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Bill Moore remains true to the energy and history of local music traditions

UNC sophomore and guitarist Bill Moore performs during his Editors' Notes set in the Daily Tar Heel office on Saturday, Feb. 17, 2024.

UNC sophomore and guitarist Bill Moore fell down the rabbit hole of American roots music when he found the lyrics of Olde English folk songs in familiar bluegrass and Bob Dylan tunes. 

“I just kind of wondered: ‘How is this possible?’” he said.

Exploring that history and cultural exchange led him to where he is now: playing the swing, jazz and blues guitar styles you would likely hear in the streets and warehouses of the N.C. Piedmont region a century ago — with allowance for personal style, of course. 

But for Moore, whose debut album “New Piedmont Style” released this month, this is just what music is supposed to sound like. 

The subject matter of the album’s songs, like “Durham Women” or “Hillsborough,” is hyper-local to Moore's native Chapel Hill. He is inspired to write about the landscape around him by what he calls “cowboy songwriters,” who wrote about the West with intense poetry. 

When he wrote “Hillsborough,” Moore worked for the Music Maker Foundation — which financially supports blues and roots musicians. The foundation also provided the field recording equipment Moore needed to record his album, which took only a few hours in a small studio under an HVAC repair shop. 

In his twice weekly drives to Hillsborough for work with Music Maker, Moore came up with the main hook: “It’s good to be back in Hillsborough” and built from there.

Shouting out locations in songs, Moore said, is a tradition in the style he most identifies with: the Piedmont blues. 

The Piedmont blues — popularized in the Triangle during the early 20th century by Black working class musicians — is primarily dance music, utilizing Ragtime’s rhythms and major chords. The music was the soundtrack to tobacco auctions and Black social life in Durham between the world wars.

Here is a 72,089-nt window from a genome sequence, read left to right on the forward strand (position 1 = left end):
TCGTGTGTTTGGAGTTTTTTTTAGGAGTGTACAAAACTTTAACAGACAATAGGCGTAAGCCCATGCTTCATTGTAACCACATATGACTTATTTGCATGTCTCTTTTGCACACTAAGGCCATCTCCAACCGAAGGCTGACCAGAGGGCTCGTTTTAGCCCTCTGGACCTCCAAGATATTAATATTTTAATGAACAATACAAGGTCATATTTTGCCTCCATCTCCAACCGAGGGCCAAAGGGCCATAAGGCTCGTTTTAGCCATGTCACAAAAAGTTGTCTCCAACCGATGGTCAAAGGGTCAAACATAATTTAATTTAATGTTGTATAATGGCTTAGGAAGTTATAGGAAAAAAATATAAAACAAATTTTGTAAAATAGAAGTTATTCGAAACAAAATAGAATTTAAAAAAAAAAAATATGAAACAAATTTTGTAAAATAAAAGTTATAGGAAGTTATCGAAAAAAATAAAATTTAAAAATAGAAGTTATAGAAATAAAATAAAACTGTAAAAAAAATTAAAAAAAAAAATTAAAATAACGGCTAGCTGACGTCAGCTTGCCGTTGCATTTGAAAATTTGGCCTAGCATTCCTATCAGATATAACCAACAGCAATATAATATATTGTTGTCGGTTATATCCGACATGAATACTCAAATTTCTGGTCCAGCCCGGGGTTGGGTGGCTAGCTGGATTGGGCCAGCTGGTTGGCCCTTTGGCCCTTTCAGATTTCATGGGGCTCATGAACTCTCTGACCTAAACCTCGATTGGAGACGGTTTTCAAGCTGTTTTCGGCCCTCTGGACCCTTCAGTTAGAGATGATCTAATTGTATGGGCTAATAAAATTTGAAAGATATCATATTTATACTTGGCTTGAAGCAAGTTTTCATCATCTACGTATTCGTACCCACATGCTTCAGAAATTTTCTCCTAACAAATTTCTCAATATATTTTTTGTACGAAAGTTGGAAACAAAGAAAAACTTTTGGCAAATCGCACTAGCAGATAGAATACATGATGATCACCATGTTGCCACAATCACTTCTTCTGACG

After playing guitar for 10 years, Moore found some of his biggest influences within the style, like Reverend Gary Davis and Blind Boy Fuller. Both once lived in Durham, right down the road from him, decades before.

Moore said he tries to remain faithful to the genre's energy and combine it with other styles, but also looks for the things that connect him honestly with the music, without co-opting the style from Black musicians.

“You have to acknowledge that there are several different influences to this music, but also whitewashing this kind of music is exactly the opposite of what I want to be doing,” he said. “If you want people to know about this music, and you want to educate them, you don’t want them to come away with a false impression about it.” 

Moore played gigs around Chapel Hill in Southern Village and at Lapin Bleu. In January, he performed solo at a student multimedia mixer, which he was particularly nervous for, but Moore said the audience received the music like they had never heard anything like it. 

“That kind of thing always makes someone who plays ‘dead music’ feel really happy because it’s not that it’s not applicable, it’s just that people don’t know about it anymore,” he said.

He tries to practice three hours every day for guitar, voice and banjo, which he is learning to play for the Carolina Bluegrass Band.  

“If you’re playing at the level of a lot of the original players, you have to really play all the time,” Moore said.

Some days, he said that it can feel like all he does is sleep, go to class, practice, eat and work on the Weekly Weirdo — a humor magazine he and his roommate started this year — and repeat. 

Part of Moore’s mission is keeping the genre alive, whether as a professional musician or as a historian and supporter. Whatever he does, he wants to make a living off of music, he said, and now is the time to start building the foundation. 


@dthlifestyle |

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Emi Maerz

Emi Maerz is a 2023-24 assistant lifestyle editor at The Daily Tar Heel. She has previously covered UNC for the university desk. Emi is a sophomore pursuing a double major in journalism and media and dramatic art.